Sunday, August 5, 2012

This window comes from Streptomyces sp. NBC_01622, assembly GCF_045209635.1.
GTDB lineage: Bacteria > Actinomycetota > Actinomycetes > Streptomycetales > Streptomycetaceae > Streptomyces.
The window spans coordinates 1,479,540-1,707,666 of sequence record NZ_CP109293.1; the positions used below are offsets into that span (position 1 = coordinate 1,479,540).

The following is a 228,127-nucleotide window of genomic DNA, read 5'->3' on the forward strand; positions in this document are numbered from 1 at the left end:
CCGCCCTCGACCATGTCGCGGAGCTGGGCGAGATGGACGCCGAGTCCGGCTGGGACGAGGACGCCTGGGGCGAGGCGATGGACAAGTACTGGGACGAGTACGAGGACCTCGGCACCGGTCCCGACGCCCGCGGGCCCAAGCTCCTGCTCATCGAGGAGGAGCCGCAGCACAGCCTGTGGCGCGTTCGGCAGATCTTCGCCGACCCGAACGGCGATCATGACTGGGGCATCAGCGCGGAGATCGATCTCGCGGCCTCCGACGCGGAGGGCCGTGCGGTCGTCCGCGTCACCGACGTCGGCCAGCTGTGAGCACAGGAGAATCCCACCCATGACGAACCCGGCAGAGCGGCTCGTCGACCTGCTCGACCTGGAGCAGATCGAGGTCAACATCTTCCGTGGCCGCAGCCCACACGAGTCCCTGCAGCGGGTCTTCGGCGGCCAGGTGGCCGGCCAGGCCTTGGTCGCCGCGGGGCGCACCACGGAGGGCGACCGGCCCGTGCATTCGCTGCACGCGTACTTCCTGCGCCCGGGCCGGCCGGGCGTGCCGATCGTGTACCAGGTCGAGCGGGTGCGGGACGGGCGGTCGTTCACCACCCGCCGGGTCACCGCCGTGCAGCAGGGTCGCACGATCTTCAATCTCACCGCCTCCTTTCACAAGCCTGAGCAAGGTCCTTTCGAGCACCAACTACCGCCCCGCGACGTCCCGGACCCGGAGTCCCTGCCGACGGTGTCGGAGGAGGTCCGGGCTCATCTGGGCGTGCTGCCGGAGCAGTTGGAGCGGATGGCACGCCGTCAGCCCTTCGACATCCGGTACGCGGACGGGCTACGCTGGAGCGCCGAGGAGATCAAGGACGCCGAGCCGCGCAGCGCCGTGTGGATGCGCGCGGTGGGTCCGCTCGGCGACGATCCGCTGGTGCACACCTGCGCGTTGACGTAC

The heat and humidity during the month of Ramadan is putting Kashmiris through a real test of patience. The weather this year is behaving quite unexpectedly. Kashmir during May and June was a tourist’s delight. After having got practically roasted in the scorching heat of the plains, the cool of the valley was more than welcome! We witnessed an unprecedented rush of tourists. Record numbers have already come here and for the first time even the months of July and August which used to be known as the lean season, are showing full bookings! In fact, this mad rush towards Kashmir has caused worries to the Himachal’s tourism players as they were reaping the benefits of Kashmir’s closure due to turmoil. Himachal is once again becoming a second choice to the tourists. It is probably after a long time that one experienced night temperatures in the range of 10 to 12 degrees centigrade during the middle of June? It must have been this type of weather which made a Mughal King claim that if a roasted chicken is brought into the valley of Kashmir, it will grow feathers! Now, in July it is heated up and we have already touched thirty four degrees Celsius! Kashmir has been slowly getting hotter during summer only for the last three decades or so. In our childhood days, we did not see any fans not to talk of air conditioners. The summer temperature at the peak would rarely cross 30 degrees or so. In fact, whenever the temperature would touch 30 degrees, it would rain in the evening. Similarly, the winters used to be very severe. I remember spending part of my holidays in the maternal home in Safakadal where the snow would accumulate up to the first floor windows and we would go out of the window on to the road. There used to be huge icicles hanging from the roofs which those days were mostly wooden with either shingle or in some cases withthe topping of the earth with all kinds of flowers growing over it. I remember sometimes the snow would be so heavy and fast that total darkness would descend even during the middle of the day. One could see nothing except falling snowflakes. Those days quite often the migratory birds such as flying geese would fall in our lawns as these would be blinded by the heavy snowfall. There were also many incidents of wild animals descending into some localities of the city especially in those areas which were on the periphery next to the forests. Now there are no forests in the vicinity of the city! Last winter too has been quite severe in the valley with even the day temperatures remaining below zero for a number of days. These days the hottest topic of discussion everywhere is the “Climate Change”. It dominates media, intellectual debates, and even high political discourses. The problem can be summed up in the quote from IUCN (International Union for Conservation of Nature), “The world is facing a global extinction crisis which threatens not only the natural environment but mankind itself. All life on earth depends upon species, ecosystems, and natural resources. This must be safeguarded before it’s too late, as we are destroying the very natural infrastructure that supports us, at an ever increasing rate.” The change in our part has been coming very gradually and we have also got used to the change. It is only when something unusual happens that we take notice of the change. The River Jhelum used to remain full even in winter. Now, it appears in winter like a small stream and fills up only with a heavy rain in the catchment area. Sometimes the river bed used to go dry and the children played cricket on it. The main sources of perennial rivers are the mountain glaciers. The condition of some of our mountain glaciers like the one below Mount Kolahoi is pathetic. It has receded more than a kilometre in last 20 years. Thajwas glaciers in Sonamarg have virtually disappeared. In Jammu, the roaring Tawi these days looks like a drain strewn with garbage. Even the flow in mighty Chenab has noticeably reduced. This year’s change especially the prolonging of the winter has made everyone take notice. People were wearing light woollens even in June. Some even restarted using heaters and electric blankets. In fact, the load for the power department had shown sudden upswing and they were resorting to unscheduled cuts! The moot point is whether we are part of the global climate change or the conditions are local, created by our own actions? Only expert scientists can give their opinion after studying the changes in detail. On the face of it, there seems to be a strong local element in the change. The satellite photographs do not show any western disturbances which are the main source of rain in our area. Rather, the forecasts of many global agencies like Accuweather, Weather Online, Weather Underground, CNN, and others are proving wrong almost every day. In fact, our own Met Office has stopped giving out extended forecasts. Two reasons are cited for this strange weather. One is the heavy snowfall on the mountains surrounding the valley during last winter. The high temperatures in the afternoon give rise to local evaporation and formation of clouds which is a usual phenomenon in the mountains. These invariably bring thunder showers in the evening or during night which keeps temperatures down. The other reason is tremendous growth of foliage in the valley. Even though it is a well-known fact that our forests next to populated areas have suffered tremendous damage due to merciless felling of young trees by timber smugglers, yet there has been extensive cultivation of willows and poplars even though again for commercial reasons. Additionally, people have grown conscious of gardening and almost all new constructions of residential areas have small gardens. This increased greenery also contributes to local cloud formation. Well, it is up to our scientists and weather experts to give the final verdict about the causes of the Kashmir’s freak weather. In the meantime, let the tourists enjoy Kashmir’s salubrious climate and we too willcontinue to relish the nostalgia of the good old days andthe possible return of the same!